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Borscht, Wine & Kit Kats: How This Hubbard Street Couple Fuels Their Dancing
When Craig D. Black Jr. and Kevin J. Shannon began dating long-distance four years ago, eating together was a time to get to know each other—and challenge each other. "Craig used to be very picky," says Shannon. As they grew closer, he introduced Black to a wide variety of cuisines and vegetables. "I used to not even like Chinese food, or peas!" admits Black.
Now that they're married and both dancing at Hubbard Street Dance Chicago, cooking has become their bonding time. Shannon will make the main dish, like a veggie lasagna using kale from their garden, while Black bakes dessert, often a pie. Today, both dancers love trying out new foods, getting inspiration by eating out in Chicago's Restaurant Row or watching the "The Great British Baking Show."
Cooking at home. Photo by Greg Birman
Their Typical Daily Diet Is Full of Produce & Protein
Breakfast: Egg and cheese on an English muffin, or whole-grain cereal plus a smoothie. "Craig puts kale in without telling me!" says Shannon.
Lunch: Leftovers. "I'll make a dish to last two or three meals; I just change up the vegetables," says Shannon.
Rehearsal snacks: Black likes KIND bars, bananas, plums and apples; Shannon prefers cashews, almonds or pistachios.
Pre-show meal: A salad, chicken and avocado. "I bring it back to basics," says Black, who also sips a coffee.
Backstage treats: Orange juice, chocolate or a spoonful of honey.
Post-show favorite: Au Cheval, an upscale diner open until 1 am. "They have matzo ball soup, a burger, poutine, salad—you can be healthy and not so healthy," says Shannon.
Black and Shannon cook about three or four times a week. Photo by Greg Birman.
They're All About Backyard-to-Table
Shannon and Black love to cook with the vegetables and herbs they grow in their garden. Although it's difficult to maintain when they're touring a lot, they typically like to plant:
- several kinds of peppers
- heirloom tomatoes
- 4 types of lavender
- 3 types of thyme
- 2 or 3 types of basil
- chocolate mint, spearmint and peppermint
Black and Shannon love to eat what they grow. Photo by Greg Birman.
Their Favorite Souvenirs Help Them Relax
The couple often relaxes with a glass of wine at the end of the day. On tour, they like to check out local vineyards and bring home a bottle or two. "We like to try new things, and support local winemakers as much as we can," says Shannon.
Vineyards make great off-day destinations on tour. Photo by Jamie Street/StockSnap
They Keep Some Eclectic Candy In Their House
Their favorite at-home treats are green tea–flavored Kit Kats that a friend brings back for them whenever she travels to Taiwan. "I used to not like green tea flavor—I thought it was too bitter," says Black. "But now I love green tea everything."
They Cook 3-4 Nights A Week, With Some Throwback Recipes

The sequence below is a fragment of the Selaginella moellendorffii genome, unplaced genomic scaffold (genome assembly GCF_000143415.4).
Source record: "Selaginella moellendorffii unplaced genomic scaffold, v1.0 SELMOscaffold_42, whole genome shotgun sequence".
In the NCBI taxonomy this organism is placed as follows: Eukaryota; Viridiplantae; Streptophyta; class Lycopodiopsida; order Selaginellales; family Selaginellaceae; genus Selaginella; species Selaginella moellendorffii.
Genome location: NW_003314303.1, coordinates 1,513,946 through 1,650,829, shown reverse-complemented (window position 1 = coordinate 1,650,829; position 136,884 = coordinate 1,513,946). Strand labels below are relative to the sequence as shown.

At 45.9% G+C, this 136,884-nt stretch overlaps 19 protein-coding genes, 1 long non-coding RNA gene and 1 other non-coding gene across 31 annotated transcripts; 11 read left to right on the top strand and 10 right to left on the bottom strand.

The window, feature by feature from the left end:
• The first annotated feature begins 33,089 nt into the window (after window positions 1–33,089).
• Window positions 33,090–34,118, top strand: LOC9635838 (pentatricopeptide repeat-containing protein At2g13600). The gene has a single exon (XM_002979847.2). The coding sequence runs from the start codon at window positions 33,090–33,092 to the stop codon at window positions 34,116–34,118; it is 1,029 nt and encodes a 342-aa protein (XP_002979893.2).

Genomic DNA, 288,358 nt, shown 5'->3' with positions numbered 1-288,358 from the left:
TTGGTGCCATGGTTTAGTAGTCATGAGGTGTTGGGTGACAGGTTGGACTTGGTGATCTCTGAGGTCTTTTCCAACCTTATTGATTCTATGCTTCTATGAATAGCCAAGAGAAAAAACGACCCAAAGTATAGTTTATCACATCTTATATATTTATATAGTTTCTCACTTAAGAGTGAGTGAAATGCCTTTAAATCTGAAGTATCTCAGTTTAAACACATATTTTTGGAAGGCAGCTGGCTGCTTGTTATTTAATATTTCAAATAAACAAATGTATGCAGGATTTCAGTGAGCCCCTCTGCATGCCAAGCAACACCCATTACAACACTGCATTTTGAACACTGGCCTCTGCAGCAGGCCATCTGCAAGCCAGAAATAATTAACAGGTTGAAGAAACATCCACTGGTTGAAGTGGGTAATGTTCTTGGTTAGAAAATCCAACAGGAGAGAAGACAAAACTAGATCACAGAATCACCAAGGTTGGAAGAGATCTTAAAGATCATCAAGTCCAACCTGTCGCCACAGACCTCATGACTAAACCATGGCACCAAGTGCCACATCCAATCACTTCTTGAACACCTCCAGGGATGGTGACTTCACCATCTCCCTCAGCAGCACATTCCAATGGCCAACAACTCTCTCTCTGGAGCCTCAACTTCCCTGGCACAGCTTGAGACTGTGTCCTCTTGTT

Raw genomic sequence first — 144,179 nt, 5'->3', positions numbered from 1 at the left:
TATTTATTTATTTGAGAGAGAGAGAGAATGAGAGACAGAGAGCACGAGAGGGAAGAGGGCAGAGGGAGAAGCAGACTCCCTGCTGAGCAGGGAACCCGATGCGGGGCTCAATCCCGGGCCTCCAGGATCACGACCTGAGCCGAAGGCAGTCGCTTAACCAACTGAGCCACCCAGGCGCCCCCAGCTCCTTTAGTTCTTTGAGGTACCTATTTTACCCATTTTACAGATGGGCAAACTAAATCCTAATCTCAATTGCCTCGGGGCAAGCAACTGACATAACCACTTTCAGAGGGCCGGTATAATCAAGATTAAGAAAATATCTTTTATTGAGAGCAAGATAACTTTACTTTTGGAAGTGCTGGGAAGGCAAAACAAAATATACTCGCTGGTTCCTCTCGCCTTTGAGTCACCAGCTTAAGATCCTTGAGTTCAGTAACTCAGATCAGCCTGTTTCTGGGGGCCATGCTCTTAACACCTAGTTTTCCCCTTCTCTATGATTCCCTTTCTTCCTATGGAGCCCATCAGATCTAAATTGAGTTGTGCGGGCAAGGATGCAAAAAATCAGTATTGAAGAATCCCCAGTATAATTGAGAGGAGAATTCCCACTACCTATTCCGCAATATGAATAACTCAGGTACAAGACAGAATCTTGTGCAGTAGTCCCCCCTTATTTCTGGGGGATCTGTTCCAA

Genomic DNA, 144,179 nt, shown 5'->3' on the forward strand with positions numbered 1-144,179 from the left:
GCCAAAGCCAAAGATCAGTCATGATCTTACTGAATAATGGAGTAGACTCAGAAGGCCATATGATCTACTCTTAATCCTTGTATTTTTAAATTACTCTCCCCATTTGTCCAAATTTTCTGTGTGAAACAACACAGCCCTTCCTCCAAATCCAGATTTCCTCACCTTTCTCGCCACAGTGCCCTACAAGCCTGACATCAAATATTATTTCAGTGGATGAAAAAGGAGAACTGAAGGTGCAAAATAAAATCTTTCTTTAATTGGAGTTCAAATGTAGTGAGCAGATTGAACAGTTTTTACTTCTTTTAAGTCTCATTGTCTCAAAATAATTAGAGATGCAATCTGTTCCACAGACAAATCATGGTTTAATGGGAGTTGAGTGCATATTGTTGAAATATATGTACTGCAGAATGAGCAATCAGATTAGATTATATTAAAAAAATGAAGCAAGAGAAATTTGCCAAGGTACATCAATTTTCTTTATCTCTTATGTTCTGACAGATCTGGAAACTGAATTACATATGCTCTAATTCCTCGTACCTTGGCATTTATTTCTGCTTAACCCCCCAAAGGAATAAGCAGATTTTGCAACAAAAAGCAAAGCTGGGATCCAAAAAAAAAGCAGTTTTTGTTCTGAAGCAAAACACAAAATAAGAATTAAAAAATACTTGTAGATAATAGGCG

Shannon shared his recipe for vegetable borscht:
- 2 tbsps. vegetable oil
- 1 medium yellow onion (diced)
- 1 leek, top and bottom removed (diced)
- 4 medium beets (peeled and thinly sliced)
- 3–4 carrots (peeled and chopped)
- 3–4 parsnips (peeled and chopped)
- 2 tbsps. white vinegar
- salt and pepper
- 48 oz. beef, chicken or vegetable broth
- 1 small/medium head of cabbage (halved and chopped)
- sour cream or yogurt
- pinch of dill and splash of lemon juice (optional)
Heat oil in medium-sized pot over medium heat. Add onion and leek. Cook for 5 minutes or until soft. Add beets, carrots and parsnips. Cook another 5 minutes. Add vinegar. Sprinkle salt and pepper. Cook until beets are soft, about 10 minutes. Add broth. Lower heat to medium-low and cook for 15–20 minutes, then add cabbage. Cook another 20 minutes. Garnish each serving with a dollop of sour cream or yogurt. Add optional dill or lemon juice to taste. Serves 6–8.
Prepping borscht. Photo by Greg Birman
Sarah Haarmann stands out without trying to. There is a precision and lack of affectation in her dancing that is very Merce Cunningham. Her movement quality is sharp and clear; her stage presence utterly focused. It's no wonder she caught Mark Morris' eye. Even though she still considers herself "very much the new girl" at Mark Morris Dance Group (she became a full-time member in August 2017), in a recent performance of Layla and Majnun, Haarmann seemed completely in her element.
Company: Mark Morris Dance Group
Hometown: Macungie, Pennsylvania
Training: Lehigh Valley Charter High School for the Performing Arts and Marymount Manhattan College
In 2012, freelance contemporary dancer Adrianne Chu made a major career change: She decided to try out for A Chorus Line. "Even though I didn't get the job, I felt like I was meant to do this," says Chu. So she started going to at least one musical theater audition every weekday, treating each as a learning experience. After several years of building up her resumé, Chu's practice paid off: She booked a starring role as Wendy in the first national tour of Finding Neverland.